The fifteenth was a forced halt, as the stream was so deep and so violent we could not cross it. The Discovery of the Source of the Nile by John Hanning Speke [1863]

Then more straining and sweetening and lacing with port, sufficient to colour it a deep ruby, and clearing with eggshells, and straining and straining. Lark Rise to Candleford by Flora Thompson [1945]

E. F. Benson Or deep breathing?” The smile on Alice Yardly’s face widened and deepened as she heard the sacred word. The House of Defence by E. F. Benson [1906]

E. Phillips Oppenheim Day by day, and night by night, it has lived with me, till the deep lines have stolen into my face and the grey hairs into my head. The Postmaster of Market Deignton by E. Phillips Oppenheim [1897]

Florence Dixie They were swollen to an almost unrecognisable extent, and had assumed a deep purple hue, the phenomenon being accompanied by a sharp itching. Across Patagonia by Florence Dixie [1880]

A deep mysterious silence reigned in the room—a silence which seemed to influence even the song-birds in their gilded prisons. Louise de la Valliere by Alexandre Dumas [1848-1850]

Wilkie Collins In less than five minutes, she was in a deep sleep. Man and Wife by Wilkie Collins [1870]

Benjamin Disraeli One side of the glen was touched with the golden and grateful beams of the rising sun, and the other was in deep shadow. The Rise of Iskander by Benjamin Disraeli [1834]

Lady Morgan TO J. D. ESQ., M. P. This creature is deep in the metaphysics of love. The Wild Irish Girl by Lady Morgan [1806]

They passed down the stairs meeting no one, but then at the bottom and just as they were both drawing in deep breaths of relief — Jeanne came into the passage and caught them. The Storm Breaks by Arthur Gask [1949]

Both bodies were now stripped and hauled to a deep waterhole close by, into which they were finally thrown and a number of large loose masses of stone piled on them. Ralph Rashleigh by James Tucker

Anthony Trollope Of fighting with Chancery he had no notion; but it should go hard with him if he did not have a fight with Phineas Finn. And then there arose another cause for deep sorrow. Phineas Redux by Anthony Trollope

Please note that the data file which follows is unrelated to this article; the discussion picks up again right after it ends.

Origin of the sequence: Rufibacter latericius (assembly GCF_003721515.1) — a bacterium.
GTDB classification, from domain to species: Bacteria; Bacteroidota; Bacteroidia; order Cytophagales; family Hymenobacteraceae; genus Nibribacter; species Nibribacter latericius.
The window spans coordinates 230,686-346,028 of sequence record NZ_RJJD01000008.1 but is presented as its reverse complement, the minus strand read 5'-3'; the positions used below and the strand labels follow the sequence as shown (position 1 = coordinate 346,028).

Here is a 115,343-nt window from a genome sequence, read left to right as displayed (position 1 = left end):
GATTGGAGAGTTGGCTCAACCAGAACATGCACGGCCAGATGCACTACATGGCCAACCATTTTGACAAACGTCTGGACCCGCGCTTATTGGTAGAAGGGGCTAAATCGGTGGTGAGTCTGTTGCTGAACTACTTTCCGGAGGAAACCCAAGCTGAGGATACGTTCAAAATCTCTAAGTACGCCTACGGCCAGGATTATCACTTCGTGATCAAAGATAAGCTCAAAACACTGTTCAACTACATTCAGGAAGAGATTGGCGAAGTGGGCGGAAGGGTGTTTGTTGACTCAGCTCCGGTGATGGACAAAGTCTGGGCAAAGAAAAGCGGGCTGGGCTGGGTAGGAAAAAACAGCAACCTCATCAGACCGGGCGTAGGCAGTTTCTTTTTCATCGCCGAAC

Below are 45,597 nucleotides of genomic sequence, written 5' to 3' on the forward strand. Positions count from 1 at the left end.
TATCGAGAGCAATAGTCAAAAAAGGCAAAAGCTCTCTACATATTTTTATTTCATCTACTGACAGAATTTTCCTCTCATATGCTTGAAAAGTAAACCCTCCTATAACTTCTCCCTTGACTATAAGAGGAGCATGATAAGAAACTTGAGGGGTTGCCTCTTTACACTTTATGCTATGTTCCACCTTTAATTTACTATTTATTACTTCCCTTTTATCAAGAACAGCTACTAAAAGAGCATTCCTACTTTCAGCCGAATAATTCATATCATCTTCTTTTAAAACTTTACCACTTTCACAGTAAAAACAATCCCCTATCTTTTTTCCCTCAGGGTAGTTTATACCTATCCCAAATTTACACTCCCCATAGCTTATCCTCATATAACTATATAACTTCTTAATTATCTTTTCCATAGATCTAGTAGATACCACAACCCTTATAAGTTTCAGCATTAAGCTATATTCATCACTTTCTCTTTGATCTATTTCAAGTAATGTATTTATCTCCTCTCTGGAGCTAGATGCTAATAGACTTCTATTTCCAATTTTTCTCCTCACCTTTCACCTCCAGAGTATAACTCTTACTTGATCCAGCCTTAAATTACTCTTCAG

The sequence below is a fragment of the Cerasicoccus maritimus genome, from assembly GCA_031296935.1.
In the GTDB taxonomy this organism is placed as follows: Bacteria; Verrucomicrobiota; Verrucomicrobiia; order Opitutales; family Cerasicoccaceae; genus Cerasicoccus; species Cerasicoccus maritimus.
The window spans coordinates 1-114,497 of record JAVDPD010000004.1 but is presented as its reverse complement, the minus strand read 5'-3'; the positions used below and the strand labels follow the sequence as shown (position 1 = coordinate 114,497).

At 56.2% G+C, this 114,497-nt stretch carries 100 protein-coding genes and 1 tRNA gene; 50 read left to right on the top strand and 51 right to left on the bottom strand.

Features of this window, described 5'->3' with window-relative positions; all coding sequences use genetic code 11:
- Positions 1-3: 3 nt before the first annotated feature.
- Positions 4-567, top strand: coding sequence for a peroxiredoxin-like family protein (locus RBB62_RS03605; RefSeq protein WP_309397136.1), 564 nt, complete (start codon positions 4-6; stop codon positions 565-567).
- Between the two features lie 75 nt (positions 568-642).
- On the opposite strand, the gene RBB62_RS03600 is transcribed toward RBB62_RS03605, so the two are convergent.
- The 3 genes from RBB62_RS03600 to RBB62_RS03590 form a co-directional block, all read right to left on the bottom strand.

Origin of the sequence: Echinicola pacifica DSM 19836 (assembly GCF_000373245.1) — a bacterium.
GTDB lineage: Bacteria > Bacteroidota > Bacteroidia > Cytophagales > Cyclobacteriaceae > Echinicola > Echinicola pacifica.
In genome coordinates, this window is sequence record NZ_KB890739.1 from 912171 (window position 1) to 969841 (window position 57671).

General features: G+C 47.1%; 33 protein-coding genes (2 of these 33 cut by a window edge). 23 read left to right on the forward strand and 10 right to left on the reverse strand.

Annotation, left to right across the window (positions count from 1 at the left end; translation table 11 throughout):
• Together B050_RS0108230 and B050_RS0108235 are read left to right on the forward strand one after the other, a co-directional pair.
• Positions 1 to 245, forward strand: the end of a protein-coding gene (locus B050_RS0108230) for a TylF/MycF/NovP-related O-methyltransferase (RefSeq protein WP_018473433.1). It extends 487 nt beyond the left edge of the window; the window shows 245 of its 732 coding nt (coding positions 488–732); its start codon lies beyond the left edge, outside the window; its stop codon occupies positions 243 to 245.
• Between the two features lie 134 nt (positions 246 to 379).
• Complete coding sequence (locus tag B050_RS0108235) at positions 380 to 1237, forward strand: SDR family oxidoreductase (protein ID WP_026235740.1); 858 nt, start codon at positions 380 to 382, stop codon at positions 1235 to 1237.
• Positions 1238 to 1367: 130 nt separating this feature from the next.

F. Scott Fitzgerald His hands were deep in his pockets and he wore a derby and high button shoes. Taps at Reveille by F. Scott Fitzgerald [1935]

George Meredith A deep fire of emotion was evidently agitating him, for the letter rustled in his hand, and his voice was uneven. Rhoda Fleming by George Meredith [1865]

But deep down within him his wits were working, and the idea that if he did that he could prove nothing and that the story he had to tell was completely incredible, restrained him. Chance by Joseph Conrad [1913]

Bram Stoker He felt thrown back on himself, and this, added to his absorbing interest in the hope of a victory of his mesmeric powers, became a deep and settled purpose of revenge. The Lair of the White Worm by Bram Stoker [1911]

John Lewis Burckhard The whole of the country to the right of the road is intersected with deep Wadys and precipices, and is overgrown in many parts with fine woods. Travels in Syria and the Holy Land by John Lewis Burckhard

E. F. Benson He was still so deep in meditation that he could only look dreamily in her direction as she approached, but then with a long sigh he got up. Queen Lucia by E. F. Benson [1920]

H. G. Wells Before the cylinder fell there was a general persuasion that through all the deep of space no life existed beyond the petty surface of our minute sphere. The War of the Worlds by H. G. Wells [1898]

Ann Radcliffe A deep silence followed; but he was certain that the familiars were still beside him, waiting to begin their work of torture. The Italian by Ann Radcliffe [1796]

Arthur Conan Doyle The young officer stood in deep thought for a few moments. The Adventures of Gerard by Arthur Conan Doyle [1903]

He was not so tall as his leanness made him look; he was of a national darkness of eyes and hair which as imparted to his tertian clean-shavenness was a deep blue. Familiar Spanish Travels by William Dean Howells

And, having finished, himself, he would wait the convenience of the others, plunged in deep thought, and simply smiling in reply to the questions put to him. A Love Episode by Émile Zola [1878]